IBG Interview – 8 Questions With… Nate Baldwin

Nate Baldwin

Finding inspiration for your songwriting can come from anywhere. Our new friend Nate Baldwin took one of our favorite stories and turned it into his newest EP The Force.

We caught up with the singer-songwriter to get a deeper look into how he works and how he reached this point in his career. Enjoy the interview:

First off, I understand you are Nate Baldwin but who is The Sound? 

The Sound is a revolving door of musicians and friends I’ve played with over the years. It’s included more than 12 different musicians; everything from back up vocalists, drummers, guitarists, keyboard players, and writers. 

How would you describe the music you create? 

Most of the time it’s really just a desperate attempt to make something with guitars that sounds cool. Writing good music is really hard and my style has morphed over the years. At first I had a really clear idea of what I wanted to sound like, and now it’s more like the concept for the song guides itself. I really like what I call “straight” rock; meaning that it’s hard to put it into a specific sub genre by how it sounds. Bands like The Foo-Fighters, The Crash Engine, and Hot Water Music come to mind. So, if there’s any conscious attempt to fall into a specific style, that’d be it.

Which artists have had the biggest influence on you? 

It’s kind of an eclectic list, but Tommy Emmanuel, The Beatles, Dave Grohl, John Recznik, Aaron Dale, and James Taylor to name a few. I listen to rock and roll mostly, but I am very heavily involved in singing a-capella barbershop music lately as well and the emotional power that barbershop can have has been the biggest influence on my writing lately. 

You have been making music for quite a while. What keeps you driven? 

I think the drive comes and goes. When I was younger there was a lot of self esteem that was tied up in the success of the music, so there was a constant drive to write, record, promote, and play shows constantly. As I’ve gotten older it’s become much more about the message in the music. As ideas come to mind for songs that will make the world a better place either because of a very important or uplifting message, or something just plain fun and entertaining, the drive comes back.

Your newest album seems to have a concept. Tell us about The Force

I’ve always been a huge Star Wars fan. As I was getting into barbershop and focusing a ton on the message and the emotion of a song I was thinking about how much of a gut wrenching story Star Wars is from the point of view of the characters. Luke comes home from visiting a neighbor to find the charred bodies of his parents on his front lawn. Leia watches on while the entire planet she grew up on gets blown to bits. Vader has to watch his mother and his wife die and feels responsible for both their deaths. It’s really heavy, intense stuff. So, I thought, why not write some songs from their point of view.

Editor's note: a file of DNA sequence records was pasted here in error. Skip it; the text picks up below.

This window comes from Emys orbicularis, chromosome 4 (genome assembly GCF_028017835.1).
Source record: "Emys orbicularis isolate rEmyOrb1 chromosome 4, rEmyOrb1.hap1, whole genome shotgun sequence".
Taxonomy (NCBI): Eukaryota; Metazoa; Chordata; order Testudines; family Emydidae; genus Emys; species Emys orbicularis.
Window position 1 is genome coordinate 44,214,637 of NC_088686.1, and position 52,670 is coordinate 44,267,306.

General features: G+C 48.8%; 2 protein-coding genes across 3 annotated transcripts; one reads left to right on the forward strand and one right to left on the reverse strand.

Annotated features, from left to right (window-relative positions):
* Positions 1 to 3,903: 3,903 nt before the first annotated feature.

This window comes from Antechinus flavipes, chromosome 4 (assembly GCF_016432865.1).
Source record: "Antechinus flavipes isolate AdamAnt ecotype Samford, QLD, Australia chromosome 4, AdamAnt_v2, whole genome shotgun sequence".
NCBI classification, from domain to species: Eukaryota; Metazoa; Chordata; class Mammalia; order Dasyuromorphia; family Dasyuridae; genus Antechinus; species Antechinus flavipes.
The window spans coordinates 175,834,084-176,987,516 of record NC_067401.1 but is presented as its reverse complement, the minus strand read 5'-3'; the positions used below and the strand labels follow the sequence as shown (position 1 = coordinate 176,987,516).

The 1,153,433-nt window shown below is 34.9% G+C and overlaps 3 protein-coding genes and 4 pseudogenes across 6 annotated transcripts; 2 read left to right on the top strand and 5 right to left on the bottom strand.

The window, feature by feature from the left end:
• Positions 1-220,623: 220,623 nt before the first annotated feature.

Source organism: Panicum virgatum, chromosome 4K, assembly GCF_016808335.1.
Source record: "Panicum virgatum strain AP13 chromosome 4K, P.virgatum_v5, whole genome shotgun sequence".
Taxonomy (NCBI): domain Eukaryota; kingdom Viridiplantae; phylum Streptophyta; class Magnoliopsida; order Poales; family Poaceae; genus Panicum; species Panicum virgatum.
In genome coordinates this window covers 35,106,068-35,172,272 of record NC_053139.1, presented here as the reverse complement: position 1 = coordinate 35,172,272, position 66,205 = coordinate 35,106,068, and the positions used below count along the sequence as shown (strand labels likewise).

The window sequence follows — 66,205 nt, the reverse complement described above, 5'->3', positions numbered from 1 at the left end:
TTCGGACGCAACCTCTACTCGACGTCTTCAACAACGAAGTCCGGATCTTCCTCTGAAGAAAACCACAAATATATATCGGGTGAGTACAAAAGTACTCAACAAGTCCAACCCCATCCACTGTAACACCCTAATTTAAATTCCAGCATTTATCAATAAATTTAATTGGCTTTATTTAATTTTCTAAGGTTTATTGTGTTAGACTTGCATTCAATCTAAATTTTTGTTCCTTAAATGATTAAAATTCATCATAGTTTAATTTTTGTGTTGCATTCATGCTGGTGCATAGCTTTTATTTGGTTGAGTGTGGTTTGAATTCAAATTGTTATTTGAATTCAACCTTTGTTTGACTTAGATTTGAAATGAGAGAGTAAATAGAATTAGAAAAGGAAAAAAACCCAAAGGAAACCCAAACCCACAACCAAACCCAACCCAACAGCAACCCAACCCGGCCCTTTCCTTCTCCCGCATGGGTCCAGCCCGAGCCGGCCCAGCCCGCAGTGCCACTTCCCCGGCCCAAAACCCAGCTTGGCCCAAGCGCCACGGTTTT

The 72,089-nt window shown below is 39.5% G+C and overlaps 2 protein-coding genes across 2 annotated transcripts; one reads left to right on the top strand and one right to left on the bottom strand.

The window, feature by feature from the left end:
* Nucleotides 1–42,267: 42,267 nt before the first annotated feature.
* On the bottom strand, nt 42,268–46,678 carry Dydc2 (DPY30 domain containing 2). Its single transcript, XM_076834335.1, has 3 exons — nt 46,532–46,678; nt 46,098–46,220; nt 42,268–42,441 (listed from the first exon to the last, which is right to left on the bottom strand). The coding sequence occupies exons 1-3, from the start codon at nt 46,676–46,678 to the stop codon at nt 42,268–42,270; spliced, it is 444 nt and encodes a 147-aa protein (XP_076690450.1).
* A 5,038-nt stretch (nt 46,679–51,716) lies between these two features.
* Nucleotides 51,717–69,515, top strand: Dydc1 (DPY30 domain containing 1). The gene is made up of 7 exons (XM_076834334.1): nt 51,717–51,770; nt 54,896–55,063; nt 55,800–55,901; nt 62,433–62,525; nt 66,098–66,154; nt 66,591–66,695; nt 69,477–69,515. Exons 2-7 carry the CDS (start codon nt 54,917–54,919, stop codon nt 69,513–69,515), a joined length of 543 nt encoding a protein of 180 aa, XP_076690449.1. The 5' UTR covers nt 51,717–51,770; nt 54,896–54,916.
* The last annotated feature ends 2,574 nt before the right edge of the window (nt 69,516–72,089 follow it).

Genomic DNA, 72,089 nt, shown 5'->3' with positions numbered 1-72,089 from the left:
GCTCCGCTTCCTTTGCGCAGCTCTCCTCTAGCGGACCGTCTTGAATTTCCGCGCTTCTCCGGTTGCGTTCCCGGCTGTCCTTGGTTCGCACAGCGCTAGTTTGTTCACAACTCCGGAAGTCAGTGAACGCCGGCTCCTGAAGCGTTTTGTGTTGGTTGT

What do you hope the listener takes away from a Nate Baldwin and The Sound song? 

Not much, a laugh, a smile, some good times dancing around their living room. Maybe even an appreciation for the good in their lives. I believe that we as humans all have music built into us to make life better, so I hope to contribute to that.

Share some advice for other artists hoping for a long career in music? 

This is a tough one. Music, especially in today’s world, doesn’t carry the monetary value that it should. For me, I had to step back from the idea of music being what would pay the bills, find a way to feed the family, and then come back to it. The hardest period of my life was when I realized that I might not be able to make a living as a musician. So, if I had any advice, it’d be to make music a part of your life that never goes away but not to rely on it as a career. If a career in music works out for you, then you’re one of the lucky ones. If it doesn’t, don’t be so attached to the idea that it destroys you if it doesn’t work out. Either way, never stop playing, no matter what. Today’s world needs music too much to have those who can make it give up because they have to have a day job as well.

Give us a look into the future of Nate Baldwin and The Sound. 

I’ll keep plugging away. Concept albums seem to be easier to write for me. I’m working on another one now. My Dad recently requested a Beatles cover album, so that’s in the works too. If I can make music that makes people feel something, I’ll keep doing it. Who knows, maybe one day something will catch on and get to a bigger audience, but I’m just happy to be here. 

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